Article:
2. Management strategies for patients with suspected cocaine or methamphetamine intoxication are provided. Signs of acute intoxication such as euphoria, tachycardia, and/or HTN) should be identified and, if present, benzodiazepines alone or in combination with nitroglycerin is given a Class IIa recommendation while beta-blockers are given a Class III recommendation: Harm and should be avoided due to risk of coronary vasospasm. If no signs of acute intoxication are present, patients with a history of cocaine or methamphetamine use should be treated identically to other patients (Class I indication).
Stress Cardiomyopathy
  1. In patients presenting with stress (Takotsubo) cardiomyopathy, conventional secondary prevention medications of ACE inhibitors, beta-blockers, and aspirin, as well as symptomatic relief using diuretics, are recommended (Class I recommendation). Oral anticoagulation is recommended for patients with LV thrombi (Class I recommendation) and as stroke prophylaxis (duration not specified) (Class IIb recommendation).
Patients with Asymptomatic Anemia
  1. The risks of routine blood transfusion are addressed. A Class III recommendation: No benefit, is given for routine blood transfusion for hemodynamically stable patients with hemoglobin level of 8 g/dL or higher. While most observational data suggest no mortality benefit associated with transfusion in patients with higher hemoglobin values, this recommendation does not endorse transfusion for patients with lower hemoglobin values as no prospective randomized data exist in patients with MI. A recent study of transfusion practices across 57 hospitals in almost 35,000 patients presenting with MI used propensity modeling for 45 patient characteristics and found lower adjusted mortality in transfused patients who had a nadir hemoglobin of 7-8.9 g/dL but no excess mortality in those transfused patients with higher nadir hemoglobin values who were transfused.

References

  1. Amsterdam EA, Wenger NK, Brindis RG, Casey DE Jr, Ganiats TG, Holmes DR Jr, Jaffe AS, Jneid H, Kelly RF, Kontos MC, Levine GN, Liebson PR, Mukherjee D, Peterson ED, Sabatine MS, Smalling RW, Zieman SJ. 2014 ACC/AHA guideline for the management of patients with non–ST-elevation acute coronary syndromes: a report of the American College of Cardiology/American Heart Association Task Force on Practice Guidelines [published online ahead of print September 23, 2014]. Circulation. doi: 10.1161/CIR.0000000000000134.
  2. Danchin N, Cucherat M, Thuillez C, Durand E, Kadri Z, Steg PC. Angiotensin converting enzyme inhibitors in patients with coronary artery disease and absence of heart failure or left ventricular systolic dysfunction. Arch Intern Med. 2006;166:787-96.
  3. Sorbets E, Labreuche J, Simon T, Delorme L, Danchin N, Amarenco P, et al. Renin-angiotensin system antagonists and clinical outcomes in stable coronary artery disease without heart failure. Eur Heart J. 2014;35:1760-68.
  4. Lindholm D, Varenhort C, Cannon CP, Harrington RA, Himmelmann A, Maya J, et al. Ticagrelor vs. clopidogrel in patients with non-ST-segment elevation acute coronary syndrome with or without revascularization: results from the PLATO trial. Eur Heart J. 2014;35:2083-93.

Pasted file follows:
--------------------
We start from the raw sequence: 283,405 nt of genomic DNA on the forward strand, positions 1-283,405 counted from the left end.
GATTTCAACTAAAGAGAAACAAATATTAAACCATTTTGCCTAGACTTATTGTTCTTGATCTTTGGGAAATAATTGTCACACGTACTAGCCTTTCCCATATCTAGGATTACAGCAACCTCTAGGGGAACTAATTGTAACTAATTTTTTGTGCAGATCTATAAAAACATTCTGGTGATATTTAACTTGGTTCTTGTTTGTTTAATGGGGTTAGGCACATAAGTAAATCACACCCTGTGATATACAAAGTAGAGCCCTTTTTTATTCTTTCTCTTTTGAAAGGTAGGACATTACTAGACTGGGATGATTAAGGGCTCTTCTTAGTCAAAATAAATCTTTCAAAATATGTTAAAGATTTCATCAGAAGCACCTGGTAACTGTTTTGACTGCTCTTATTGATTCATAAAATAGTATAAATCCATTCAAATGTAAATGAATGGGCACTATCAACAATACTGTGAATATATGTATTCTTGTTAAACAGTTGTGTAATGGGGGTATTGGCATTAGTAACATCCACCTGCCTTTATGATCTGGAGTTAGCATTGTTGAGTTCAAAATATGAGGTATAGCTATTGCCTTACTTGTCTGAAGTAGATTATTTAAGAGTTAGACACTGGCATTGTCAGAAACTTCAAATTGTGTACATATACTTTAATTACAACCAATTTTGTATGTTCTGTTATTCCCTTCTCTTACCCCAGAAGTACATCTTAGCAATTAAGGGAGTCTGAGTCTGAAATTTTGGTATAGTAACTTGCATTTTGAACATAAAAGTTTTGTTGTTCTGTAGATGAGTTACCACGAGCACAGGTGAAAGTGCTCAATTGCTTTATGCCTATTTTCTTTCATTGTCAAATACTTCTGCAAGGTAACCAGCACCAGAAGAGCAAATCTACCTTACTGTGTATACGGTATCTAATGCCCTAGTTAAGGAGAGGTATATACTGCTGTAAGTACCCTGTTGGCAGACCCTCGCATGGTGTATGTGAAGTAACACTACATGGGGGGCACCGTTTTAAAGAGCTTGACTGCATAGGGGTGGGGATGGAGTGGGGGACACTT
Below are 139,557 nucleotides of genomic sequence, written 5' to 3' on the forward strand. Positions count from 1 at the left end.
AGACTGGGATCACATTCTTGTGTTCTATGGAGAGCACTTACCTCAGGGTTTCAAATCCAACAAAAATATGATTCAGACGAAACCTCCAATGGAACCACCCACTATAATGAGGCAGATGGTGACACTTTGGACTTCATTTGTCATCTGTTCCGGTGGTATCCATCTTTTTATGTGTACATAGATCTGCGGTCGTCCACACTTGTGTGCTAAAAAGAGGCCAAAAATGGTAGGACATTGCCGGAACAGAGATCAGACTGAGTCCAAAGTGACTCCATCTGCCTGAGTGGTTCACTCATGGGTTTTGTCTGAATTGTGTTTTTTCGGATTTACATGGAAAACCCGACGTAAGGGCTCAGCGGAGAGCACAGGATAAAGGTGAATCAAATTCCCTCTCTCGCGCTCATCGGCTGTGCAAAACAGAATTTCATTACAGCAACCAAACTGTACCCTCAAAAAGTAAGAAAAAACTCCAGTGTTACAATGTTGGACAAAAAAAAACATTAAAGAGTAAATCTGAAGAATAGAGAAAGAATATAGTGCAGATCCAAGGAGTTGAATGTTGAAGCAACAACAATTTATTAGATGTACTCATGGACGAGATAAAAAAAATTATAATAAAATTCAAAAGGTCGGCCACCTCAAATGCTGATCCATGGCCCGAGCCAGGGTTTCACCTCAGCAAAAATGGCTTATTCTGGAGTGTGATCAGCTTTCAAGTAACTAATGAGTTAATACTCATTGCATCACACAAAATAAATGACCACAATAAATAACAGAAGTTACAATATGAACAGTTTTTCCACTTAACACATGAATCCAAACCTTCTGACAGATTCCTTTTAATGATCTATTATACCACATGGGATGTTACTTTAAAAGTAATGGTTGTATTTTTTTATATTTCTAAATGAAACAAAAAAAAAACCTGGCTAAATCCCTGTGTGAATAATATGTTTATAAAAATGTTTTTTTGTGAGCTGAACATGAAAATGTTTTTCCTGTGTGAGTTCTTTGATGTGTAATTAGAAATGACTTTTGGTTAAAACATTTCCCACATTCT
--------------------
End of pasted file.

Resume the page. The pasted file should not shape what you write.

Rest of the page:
5. Wiviott SD, Desai N, Murphy SA, Musumeci G, Ragosta M, Antman EM, et al. Efficacy and safety of intensive antiplatelet therapy with prasugrel from TRITON-TIMI 38 in a core clinical cohort defined by worldwide regulatory agencies. Am J Cardiol. 2011;108:905-11.
  6. Stone GW. Balancing ischaemia and bleeding with dual antiplatelet therapy: a resolute endeavor. Eur Heart J. 2014;35:1914-16.
  7. Lip GY, Windecker S, Huber K, Kirchhof P, Marin F, Ten Berg JM, et al. Management of antithrombotic therapy in atrial fibrillation patients presenting with acute coronary syndrome and/or undergoing percutaneous coronary or valve interventions: a joint consensus document of the European Society of Cardiology Working Group on Thrombosis, European Heart Rhythm Association (EHRA), European Association of Percutaneous Cardiovascular Interventions (EAPCI) and European Association of Acute Cardiac Care (ACCA) endorsed by the Heart Rhythm Society (HRS) and Asia-Pacific Heart Rhythm Society (APHRS). Eur Heart J. 2014; Aug 25 [Epub ahead of print].
  8. SEARCH Collaborative Group. Effects of homocysteine –lowering with folic acid plus vitamin B12 vs placebo on mortality and major morbidity in myocardial infarction survivors: a randomized trial. JAMA. 2010;303:2486-94.
  9. O'Donoghue M, Boden WE, Braunwald E, Cannon CP, Clayton TC, Fox KA, et al. Early invasive vs conservative treatment strategies in women and men with unstable angina and non-ST-segment elevation myocardial infarction: a meta-analysis. JAMA. 2008;300:71-80.
  10. Dolor RJ, Melloni C, Chatterjee R, Allen LaPointe NM, Williams JB, Coeytaux RR,, et al. Treatment strategies for women with coronary artery disease [Internet]. Rockville (MD): Agency for Healthcare Research and Quality (US); 2012 Aug.
  11. Salisbury AC, Reid KJ, Marso SP, Amin AP, Alexander KP, Wang TY, et al. Blood transfusion during acute myocardial infarction : association with mortality and variability across hospitals. J Am Coll Cardiol. 2014; 64:811-9.

-- The opinions expressed in this commentary are not necessarily those of the editors or of the American Heart Association. --